When mid-August rolls around, it’s time for the Northwest Washington Fair, a celebration of all things rural in our corner of Whatcom County. Growing up 4th-genertion here, I visited the fair annually as a child and later joined equestrian 4H to compete in horse events alongside the other county kids. So now that I’m resettled in my home after many extended rambles over the globe, when it’s time once more for the “Lynden Fair,” I can’t resist the lure of petting baby animals, watching the draft-horse hitches, and admiring displays of canned vegetables and prize dahlias.
I’m welcomed to the gate with this sign displaying our blistering August heat of 76 degrees (sorry, my friends broiling in the Southwest). I head past the Carnival and the vendors…
…to the arena for the daily horse show with its main attraction of 6-horse draft hitches pulling wagons. Many of these horses are working members of local farms.
The fun comes when five of these wagons begin the “melee” and weave in and around each other, making amazingly tight turns with these huge horses.
This time, one of the drivers made too tight a turn, and the harness got caught in one of the horse’s legs, prompting some serious kicking and jostling. It takes a brave person to dart in and calm them down to straighten out the harness. But all was well, and the team kept going.
I have fond memories of these huge, gentle horses from time spent on my Grandpa Fritz’s raspberry farm out in the county near Silver Lake. My sisters and I would stay in the cabins there and bring our horses to ride during time off from picking berries. The neighbors down the road, the Blivens, still worked their farm with their draft horses pulling the equipment, and we occasionally got to ride the horses in their pasture. Talk about a stretch sitting bareback astride one of those broad backs! The family had a big old wooden barn with a hay loft where we dropped from a high rope swing into the hay pile. My older sister was more attracted to the handsome Bliven brothers, who sang and played their guitars in the evening.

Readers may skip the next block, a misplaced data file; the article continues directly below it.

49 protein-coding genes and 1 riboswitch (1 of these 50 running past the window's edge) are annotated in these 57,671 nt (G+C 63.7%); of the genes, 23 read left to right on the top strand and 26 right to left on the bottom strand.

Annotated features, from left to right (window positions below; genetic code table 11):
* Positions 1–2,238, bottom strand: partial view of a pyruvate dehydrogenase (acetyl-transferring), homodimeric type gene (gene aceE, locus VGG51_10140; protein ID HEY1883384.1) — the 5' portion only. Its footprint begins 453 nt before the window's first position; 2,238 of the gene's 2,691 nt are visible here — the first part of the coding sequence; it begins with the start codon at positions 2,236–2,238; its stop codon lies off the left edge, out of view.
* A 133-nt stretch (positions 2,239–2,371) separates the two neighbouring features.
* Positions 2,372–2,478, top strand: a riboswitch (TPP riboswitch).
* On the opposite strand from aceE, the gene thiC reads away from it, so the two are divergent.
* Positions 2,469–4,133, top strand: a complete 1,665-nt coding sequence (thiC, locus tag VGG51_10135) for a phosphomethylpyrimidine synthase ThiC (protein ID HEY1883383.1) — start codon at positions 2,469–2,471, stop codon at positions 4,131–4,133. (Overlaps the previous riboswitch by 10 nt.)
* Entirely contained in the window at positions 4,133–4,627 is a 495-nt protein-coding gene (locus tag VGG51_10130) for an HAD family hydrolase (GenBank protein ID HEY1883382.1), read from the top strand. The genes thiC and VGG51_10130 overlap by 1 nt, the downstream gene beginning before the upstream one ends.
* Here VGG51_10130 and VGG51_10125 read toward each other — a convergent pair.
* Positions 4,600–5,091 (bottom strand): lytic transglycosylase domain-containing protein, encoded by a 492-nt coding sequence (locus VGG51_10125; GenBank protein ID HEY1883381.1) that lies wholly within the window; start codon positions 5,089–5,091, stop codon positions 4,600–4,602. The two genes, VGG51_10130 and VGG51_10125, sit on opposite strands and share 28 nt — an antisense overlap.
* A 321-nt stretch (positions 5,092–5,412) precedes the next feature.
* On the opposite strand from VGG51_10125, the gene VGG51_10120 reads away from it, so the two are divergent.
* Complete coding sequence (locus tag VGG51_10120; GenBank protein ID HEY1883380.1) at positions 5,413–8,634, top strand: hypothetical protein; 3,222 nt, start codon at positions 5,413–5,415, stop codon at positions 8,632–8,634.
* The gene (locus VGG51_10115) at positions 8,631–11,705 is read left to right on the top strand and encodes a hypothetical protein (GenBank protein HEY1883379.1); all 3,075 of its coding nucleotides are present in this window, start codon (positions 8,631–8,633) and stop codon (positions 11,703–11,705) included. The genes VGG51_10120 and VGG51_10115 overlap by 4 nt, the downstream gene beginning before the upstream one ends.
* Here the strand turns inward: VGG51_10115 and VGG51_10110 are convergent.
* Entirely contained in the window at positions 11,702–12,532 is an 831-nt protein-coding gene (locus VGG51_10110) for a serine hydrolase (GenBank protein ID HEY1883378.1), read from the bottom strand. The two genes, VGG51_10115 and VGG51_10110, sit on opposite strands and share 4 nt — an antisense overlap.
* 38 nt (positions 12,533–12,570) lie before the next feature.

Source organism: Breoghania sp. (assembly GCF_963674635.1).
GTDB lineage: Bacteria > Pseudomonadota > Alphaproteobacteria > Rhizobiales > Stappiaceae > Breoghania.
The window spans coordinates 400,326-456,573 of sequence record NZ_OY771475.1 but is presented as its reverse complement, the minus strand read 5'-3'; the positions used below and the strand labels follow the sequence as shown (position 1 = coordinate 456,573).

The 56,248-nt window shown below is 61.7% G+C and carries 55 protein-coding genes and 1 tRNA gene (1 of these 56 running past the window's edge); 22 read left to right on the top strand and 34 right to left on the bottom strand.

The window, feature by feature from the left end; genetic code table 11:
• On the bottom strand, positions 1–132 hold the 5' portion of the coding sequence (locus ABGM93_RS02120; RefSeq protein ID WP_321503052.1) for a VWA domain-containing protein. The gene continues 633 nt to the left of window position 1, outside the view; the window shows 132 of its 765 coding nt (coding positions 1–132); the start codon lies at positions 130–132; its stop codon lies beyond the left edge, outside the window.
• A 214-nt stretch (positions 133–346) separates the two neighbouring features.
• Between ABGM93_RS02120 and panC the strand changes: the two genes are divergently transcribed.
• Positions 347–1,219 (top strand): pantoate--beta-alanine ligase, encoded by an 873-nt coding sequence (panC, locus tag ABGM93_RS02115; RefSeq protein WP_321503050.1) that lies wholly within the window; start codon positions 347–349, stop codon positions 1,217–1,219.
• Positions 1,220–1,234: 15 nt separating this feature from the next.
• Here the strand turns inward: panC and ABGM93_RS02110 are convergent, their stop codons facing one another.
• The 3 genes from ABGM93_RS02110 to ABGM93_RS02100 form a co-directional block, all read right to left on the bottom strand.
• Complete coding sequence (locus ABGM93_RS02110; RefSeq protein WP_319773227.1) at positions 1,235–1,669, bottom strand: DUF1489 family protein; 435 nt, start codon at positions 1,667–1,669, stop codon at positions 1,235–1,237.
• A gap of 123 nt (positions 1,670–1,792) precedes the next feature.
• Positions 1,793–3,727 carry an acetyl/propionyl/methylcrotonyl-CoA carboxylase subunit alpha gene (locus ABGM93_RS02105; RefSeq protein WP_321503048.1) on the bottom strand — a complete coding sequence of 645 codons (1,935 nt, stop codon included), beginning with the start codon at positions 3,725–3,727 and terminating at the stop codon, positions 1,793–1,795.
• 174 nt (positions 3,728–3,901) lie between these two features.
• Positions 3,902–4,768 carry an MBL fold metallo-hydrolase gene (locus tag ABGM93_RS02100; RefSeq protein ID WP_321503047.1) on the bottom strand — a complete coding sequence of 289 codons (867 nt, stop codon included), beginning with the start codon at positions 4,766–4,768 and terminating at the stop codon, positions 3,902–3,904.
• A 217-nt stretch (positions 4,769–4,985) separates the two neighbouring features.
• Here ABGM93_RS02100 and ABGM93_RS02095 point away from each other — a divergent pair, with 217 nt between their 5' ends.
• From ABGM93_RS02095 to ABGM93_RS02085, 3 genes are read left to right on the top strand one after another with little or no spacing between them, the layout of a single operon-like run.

My family has always loved horses. Here is a photo of my Grandpa Fritz Weihe and Grandma Sara in front of Larsen Livery Barn in Bellingham in 1911, the year of the first Northwest Washington Fair. (Grandpa’s father emigrated here from Germany with his brother and started one of the first bakeries in the townships, after they sent for two mail-order brides from the Old Country.) Gramps often told me stories of the old days when he’d take his horse and buggy out “courting.”
And here’s my mother Helen on Teddy, with her dog also named Teddy, who looks a bit like Thor’s and my dog Bear.
My sister Gail (left) and I mostly tore around bareback over the fields and wooded trails in then-undeveloped Happy Valley in Bellingham, but here we are with saddles as we get ready to practice for 4H events on Taffy (left) and my feisty little half-Arab mare Star. That horse loved to run, and she and I became infamous during the obstacle course event at the Fair when I had to pick up a metal bucket of rocks from a barrel and ride it over to another barrel. Star did NOT like the rattling rocks, and we ended up bucking and jumping over most of the course before I listened to everyone shouting, “Drop the bucket!”
Another fun event at the horse show is the chariot race with teams of Shetland ponies.
This year they even had a team of mules.
After the show, I walked past the draft horse barn where this guy was being groomed for a later event. With the size of those hooves, it’s a good thing they are mostly so mellow.
This gal was getting ready to compete in the Ladies Cart class.
Past a display of giant tractors and farm equipment, and a pretty row of dahlias, I found the goat “fitting and showing” contest underway.
In the petting barn, I joined all the kids petting the kids and other babies.
This Llama gave me a friendly sniff (they like to smell your breath).
On my way out, I happened upon the rooster crowing-contest and winner.
As the sponsors say, “Something for everyone at the Fair!”
You will find The Rambling Writer’s blogs here on alternate Saturdays. Sara’s newest from Book View Cafe was recently released in print and ebook: The Ariadne Connection. It’s a near-future thriller set in the Greek islands. “Technology triggers a deadly new plague. Can a healer find the cure?” The novel has received the Cygnus Award for Speculative Fiction.